IATSE Local 63 fighting anti-unionism in the CFL

By Denise Leduc

For over a decade, Local 63 of the International Alliance of Theatrical Stages Employees (IATSE) has faced anti-union sentiment by some sports and entertainment groups in the city of Winnipeg, according to Barry Haines IATSE International Representative.63-logo

The latest incident occurred on November 16, three days after IATSE Local 63 had been awarded a commercial contract by the CFL to provide labour during the 2015 Grey Cup Half-Time Show. This contract would have hired up to 100 stagehands during the game. CFL organizers cancelled the deal less than two weeks before the event. Bids were requested in October for labour during the Grey Cup game and Local 63 was awarded the contract by the CFL on November 13. The union claims that the contract was cancelled three days later, apparently after the involvement of local interests. Barry Haines says, “We have direct knowledge from somebody inside the Blue Bombers that when they heard the union was awarded the contract Wade Miller, CEO went ballistic and said the union would never work there.” The contract was later given to a non-union labour company, NASCO which Local 63 maintains is the preferred company by Blue Bombers management and Investors Group Field. NASCO has been hired to do the work of all concerts at that stadium.

In a press release IATSE International Representative Barny Haines remarked, “It’s unfortunate that the showcase game of the Canadian Football League is being used to attack a trade union and the workers it represents.”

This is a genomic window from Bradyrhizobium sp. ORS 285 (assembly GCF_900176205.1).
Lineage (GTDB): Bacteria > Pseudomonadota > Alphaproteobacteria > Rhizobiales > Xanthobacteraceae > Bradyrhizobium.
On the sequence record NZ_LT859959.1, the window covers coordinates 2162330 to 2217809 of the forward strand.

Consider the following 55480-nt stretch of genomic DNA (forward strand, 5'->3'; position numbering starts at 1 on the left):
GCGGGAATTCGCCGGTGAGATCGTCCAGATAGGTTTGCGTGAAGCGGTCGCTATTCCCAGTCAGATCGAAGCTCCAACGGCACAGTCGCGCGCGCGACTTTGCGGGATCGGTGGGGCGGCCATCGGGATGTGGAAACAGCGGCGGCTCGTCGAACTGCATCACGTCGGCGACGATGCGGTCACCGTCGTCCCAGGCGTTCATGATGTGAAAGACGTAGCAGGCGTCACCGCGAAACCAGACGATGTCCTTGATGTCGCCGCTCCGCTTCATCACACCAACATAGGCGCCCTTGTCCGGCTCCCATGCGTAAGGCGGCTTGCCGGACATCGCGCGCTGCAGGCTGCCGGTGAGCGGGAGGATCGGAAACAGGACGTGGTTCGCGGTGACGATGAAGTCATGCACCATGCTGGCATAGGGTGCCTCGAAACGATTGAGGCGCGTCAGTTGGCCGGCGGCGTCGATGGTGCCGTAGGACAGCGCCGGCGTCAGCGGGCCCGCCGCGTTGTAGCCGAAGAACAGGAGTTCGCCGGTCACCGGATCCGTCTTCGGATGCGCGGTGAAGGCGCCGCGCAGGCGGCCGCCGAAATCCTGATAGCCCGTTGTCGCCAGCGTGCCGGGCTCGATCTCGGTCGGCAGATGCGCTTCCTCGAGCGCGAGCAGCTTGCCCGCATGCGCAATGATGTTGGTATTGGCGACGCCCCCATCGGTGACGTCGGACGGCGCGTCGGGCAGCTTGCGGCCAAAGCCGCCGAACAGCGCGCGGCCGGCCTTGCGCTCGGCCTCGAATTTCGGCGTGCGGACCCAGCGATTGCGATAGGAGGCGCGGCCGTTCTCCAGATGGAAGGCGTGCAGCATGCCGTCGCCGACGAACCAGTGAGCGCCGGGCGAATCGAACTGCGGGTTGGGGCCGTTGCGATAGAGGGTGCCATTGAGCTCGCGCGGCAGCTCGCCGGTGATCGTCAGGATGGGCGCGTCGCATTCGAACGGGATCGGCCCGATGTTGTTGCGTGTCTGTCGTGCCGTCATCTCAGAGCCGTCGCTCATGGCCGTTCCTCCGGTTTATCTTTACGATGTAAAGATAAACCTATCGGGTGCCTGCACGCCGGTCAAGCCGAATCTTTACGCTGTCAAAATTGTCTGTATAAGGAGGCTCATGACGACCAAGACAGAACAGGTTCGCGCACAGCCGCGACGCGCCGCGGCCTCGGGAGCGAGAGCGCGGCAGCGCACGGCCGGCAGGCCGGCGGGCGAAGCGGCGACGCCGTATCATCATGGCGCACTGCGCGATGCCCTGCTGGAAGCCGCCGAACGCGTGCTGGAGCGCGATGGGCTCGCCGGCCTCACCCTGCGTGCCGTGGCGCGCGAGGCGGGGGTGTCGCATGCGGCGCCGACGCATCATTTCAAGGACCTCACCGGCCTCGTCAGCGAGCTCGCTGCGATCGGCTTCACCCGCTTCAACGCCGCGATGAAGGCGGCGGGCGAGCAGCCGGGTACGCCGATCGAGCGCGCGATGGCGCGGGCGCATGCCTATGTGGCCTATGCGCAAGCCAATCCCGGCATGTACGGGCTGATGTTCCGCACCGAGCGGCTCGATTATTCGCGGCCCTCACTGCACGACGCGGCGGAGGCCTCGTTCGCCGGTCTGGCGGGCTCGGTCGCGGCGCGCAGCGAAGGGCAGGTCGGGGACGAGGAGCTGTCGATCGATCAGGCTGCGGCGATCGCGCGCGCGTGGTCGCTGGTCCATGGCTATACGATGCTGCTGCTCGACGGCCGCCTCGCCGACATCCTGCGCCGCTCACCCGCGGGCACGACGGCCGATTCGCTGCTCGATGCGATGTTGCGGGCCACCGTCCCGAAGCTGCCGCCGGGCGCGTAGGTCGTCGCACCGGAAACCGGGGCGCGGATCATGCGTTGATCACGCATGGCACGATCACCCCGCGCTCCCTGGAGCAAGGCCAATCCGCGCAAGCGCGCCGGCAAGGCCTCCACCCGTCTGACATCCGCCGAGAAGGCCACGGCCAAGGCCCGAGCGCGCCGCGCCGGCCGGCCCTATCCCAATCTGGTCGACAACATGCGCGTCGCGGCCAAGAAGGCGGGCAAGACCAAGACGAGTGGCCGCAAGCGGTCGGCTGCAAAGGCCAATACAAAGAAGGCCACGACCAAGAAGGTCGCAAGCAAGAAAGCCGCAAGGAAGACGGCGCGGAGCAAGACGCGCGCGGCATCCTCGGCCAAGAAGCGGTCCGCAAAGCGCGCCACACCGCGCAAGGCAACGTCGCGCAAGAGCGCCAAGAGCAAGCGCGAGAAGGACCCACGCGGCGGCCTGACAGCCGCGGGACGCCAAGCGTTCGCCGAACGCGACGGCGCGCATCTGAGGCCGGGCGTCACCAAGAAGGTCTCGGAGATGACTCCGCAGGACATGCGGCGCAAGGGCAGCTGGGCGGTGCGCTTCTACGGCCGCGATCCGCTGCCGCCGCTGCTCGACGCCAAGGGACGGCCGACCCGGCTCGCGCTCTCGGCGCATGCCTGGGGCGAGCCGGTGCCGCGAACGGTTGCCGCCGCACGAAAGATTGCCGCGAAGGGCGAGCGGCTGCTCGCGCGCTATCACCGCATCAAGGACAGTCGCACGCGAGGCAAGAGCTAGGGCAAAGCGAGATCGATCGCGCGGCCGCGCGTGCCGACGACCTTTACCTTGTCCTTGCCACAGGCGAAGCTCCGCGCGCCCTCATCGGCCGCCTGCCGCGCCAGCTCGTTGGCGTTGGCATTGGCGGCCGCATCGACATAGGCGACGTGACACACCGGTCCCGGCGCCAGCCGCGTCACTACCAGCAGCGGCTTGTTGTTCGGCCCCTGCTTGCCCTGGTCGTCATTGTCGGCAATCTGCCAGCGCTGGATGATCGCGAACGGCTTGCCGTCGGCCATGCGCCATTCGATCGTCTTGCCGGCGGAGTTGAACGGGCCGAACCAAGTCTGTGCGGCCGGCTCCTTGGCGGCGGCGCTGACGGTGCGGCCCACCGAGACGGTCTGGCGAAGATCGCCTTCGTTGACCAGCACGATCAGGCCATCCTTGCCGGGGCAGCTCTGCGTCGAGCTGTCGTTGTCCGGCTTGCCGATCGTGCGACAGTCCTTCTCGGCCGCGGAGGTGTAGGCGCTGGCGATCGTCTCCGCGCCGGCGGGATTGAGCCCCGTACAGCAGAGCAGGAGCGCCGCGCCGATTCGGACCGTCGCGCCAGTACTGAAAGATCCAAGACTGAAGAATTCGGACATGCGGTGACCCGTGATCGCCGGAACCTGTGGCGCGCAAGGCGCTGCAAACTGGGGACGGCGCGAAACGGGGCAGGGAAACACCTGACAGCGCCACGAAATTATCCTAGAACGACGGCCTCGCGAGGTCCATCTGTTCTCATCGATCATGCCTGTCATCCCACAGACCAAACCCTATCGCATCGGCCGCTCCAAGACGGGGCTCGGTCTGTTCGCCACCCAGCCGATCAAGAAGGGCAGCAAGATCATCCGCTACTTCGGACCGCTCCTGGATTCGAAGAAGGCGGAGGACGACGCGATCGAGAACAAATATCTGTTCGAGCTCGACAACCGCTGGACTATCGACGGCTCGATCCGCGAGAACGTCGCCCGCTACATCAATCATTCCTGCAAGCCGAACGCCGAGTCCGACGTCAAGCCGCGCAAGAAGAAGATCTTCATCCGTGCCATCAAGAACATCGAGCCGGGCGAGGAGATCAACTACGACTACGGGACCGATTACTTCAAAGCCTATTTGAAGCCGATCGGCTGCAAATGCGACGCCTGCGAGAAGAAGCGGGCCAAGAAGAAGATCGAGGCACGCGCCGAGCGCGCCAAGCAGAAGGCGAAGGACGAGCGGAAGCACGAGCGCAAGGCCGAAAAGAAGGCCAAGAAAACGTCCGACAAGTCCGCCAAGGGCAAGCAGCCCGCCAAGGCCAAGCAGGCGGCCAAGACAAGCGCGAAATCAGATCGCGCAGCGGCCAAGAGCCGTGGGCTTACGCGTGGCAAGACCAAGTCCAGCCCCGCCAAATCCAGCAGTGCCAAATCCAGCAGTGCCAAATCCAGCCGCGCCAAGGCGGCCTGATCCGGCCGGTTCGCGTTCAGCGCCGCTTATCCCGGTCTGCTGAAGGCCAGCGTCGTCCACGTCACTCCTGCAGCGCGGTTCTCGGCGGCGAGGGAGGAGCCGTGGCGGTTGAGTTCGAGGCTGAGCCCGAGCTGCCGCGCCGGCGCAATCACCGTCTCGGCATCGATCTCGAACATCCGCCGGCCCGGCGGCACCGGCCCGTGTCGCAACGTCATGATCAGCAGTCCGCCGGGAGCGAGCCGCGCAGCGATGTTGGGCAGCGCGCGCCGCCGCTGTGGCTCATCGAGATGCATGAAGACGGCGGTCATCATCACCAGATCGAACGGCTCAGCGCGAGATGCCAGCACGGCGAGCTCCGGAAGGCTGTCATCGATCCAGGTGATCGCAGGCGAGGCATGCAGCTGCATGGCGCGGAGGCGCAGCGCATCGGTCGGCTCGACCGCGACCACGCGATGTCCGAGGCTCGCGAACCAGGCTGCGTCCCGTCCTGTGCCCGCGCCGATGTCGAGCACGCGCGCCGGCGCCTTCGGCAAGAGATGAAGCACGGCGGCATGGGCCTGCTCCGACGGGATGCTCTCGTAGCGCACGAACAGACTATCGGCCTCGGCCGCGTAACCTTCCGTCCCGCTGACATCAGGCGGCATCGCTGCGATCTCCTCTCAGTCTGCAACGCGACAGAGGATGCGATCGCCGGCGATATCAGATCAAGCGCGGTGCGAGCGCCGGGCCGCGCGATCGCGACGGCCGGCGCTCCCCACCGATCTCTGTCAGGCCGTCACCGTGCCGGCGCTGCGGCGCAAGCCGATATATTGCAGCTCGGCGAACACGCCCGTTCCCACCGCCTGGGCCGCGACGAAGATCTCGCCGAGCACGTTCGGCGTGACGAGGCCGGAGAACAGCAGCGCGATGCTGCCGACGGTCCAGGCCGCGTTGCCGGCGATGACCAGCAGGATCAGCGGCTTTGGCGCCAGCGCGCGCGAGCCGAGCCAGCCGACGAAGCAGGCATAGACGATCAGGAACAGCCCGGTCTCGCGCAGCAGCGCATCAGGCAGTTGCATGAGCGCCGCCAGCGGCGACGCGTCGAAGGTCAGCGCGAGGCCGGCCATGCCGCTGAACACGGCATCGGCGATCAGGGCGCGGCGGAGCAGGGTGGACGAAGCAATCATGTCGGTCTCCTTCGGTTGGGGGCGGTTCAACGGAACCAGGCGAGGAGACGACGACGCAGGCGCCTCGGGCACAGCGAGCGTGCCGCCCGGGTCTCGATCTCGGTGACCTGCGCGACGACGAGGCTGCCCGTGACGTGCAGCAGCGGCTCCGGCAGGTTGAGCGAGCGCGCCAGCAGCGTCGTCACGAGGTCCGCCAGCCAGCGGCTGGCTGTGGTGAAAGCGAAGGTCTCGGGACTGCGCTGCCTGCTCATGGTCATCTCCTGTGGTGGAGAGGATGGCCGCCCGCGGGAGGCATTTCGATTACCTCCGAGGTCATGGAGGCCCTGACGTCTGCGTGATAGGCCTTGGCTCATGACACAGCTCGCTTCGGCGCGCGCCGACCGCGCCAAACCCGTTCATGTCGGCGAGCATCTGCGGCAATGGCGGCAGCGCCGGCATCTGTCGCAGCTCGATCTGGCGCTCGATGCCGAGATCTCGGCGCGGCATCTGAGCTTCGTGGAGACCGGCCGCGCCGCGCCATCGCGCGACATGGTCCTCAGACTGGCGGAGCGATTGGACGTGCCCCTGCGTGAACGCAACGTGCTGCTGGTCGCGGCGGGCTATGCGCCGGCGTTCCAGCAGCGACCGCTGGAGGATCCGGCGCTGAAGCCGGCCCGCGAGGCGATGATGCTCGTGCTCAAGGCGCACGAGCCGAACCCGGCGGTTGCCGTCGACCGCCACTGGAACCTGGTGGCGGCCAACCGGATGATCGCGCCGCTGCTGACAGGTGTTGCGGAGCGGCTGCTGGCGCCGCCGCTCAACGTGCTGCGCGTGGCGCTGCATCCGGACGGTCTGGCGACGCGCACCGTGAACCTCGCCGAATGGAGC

Haines said, “Once the Blue Bombers and CEO Wade Miller became involved, the CFL cancelled the contract and instead, it was awarded to the non-union labour company. Whatever happened to the fair business practices? It’s not fair that the contract awarded to IATSE Local 63 on the basis of a good-faith bid was taken away by the CFL because local interests wanted the work to go to a non-union company.”

Local 63 claims that anti-union sentiment from some sports and entertainment organizations in the city dates back to the opening of the MTS Centre in 2004. Local 63 had provided labour to the old venue, Winnipeg Arena for 50 years. According to press releases, despite negotiating with the MTS Centre for almost two years prior to the opening of the new arena IATSE learned that management had decided to go with an out-of-province temporary labour firm instead. The company, NASCO would still charge the MTS Centre the same rates as the union, however they would pay their workers low wages thereby raking in larger profits for the company. Local 63 then picketed the grand opening of the MTS Centre. They continue to be shut out of this venue, according to Haines.

In 2011, The Globe and Mail reported IATSE picketing U2’s live show when the union also had an arrangement with a concert promotor withdrawn at the request of local interests The union had agreed to match any costs of non-union labour. Local 63 then went to the labour board to try to certify non-union workers that were working on a U2 documentary that was being shot in the city at the same time. This was met with strong backlash from Live Nation, AEG, and the city.

The cancelled Grey Cup contract is just the latest incident for Local 63 in what appears to be anti-union feelings by some sports and entertainment organizations in Winnipeg. Yet, this union continues to stand up for their workers. In this case, the union has now taken legal action against the CFL and the Winnipeg Blue Bombers. Wade Miller, president and CEO of the Winnipeg Blue Bombers has also been named in the claim.

A copy of the statement of claim can be downloaded here.

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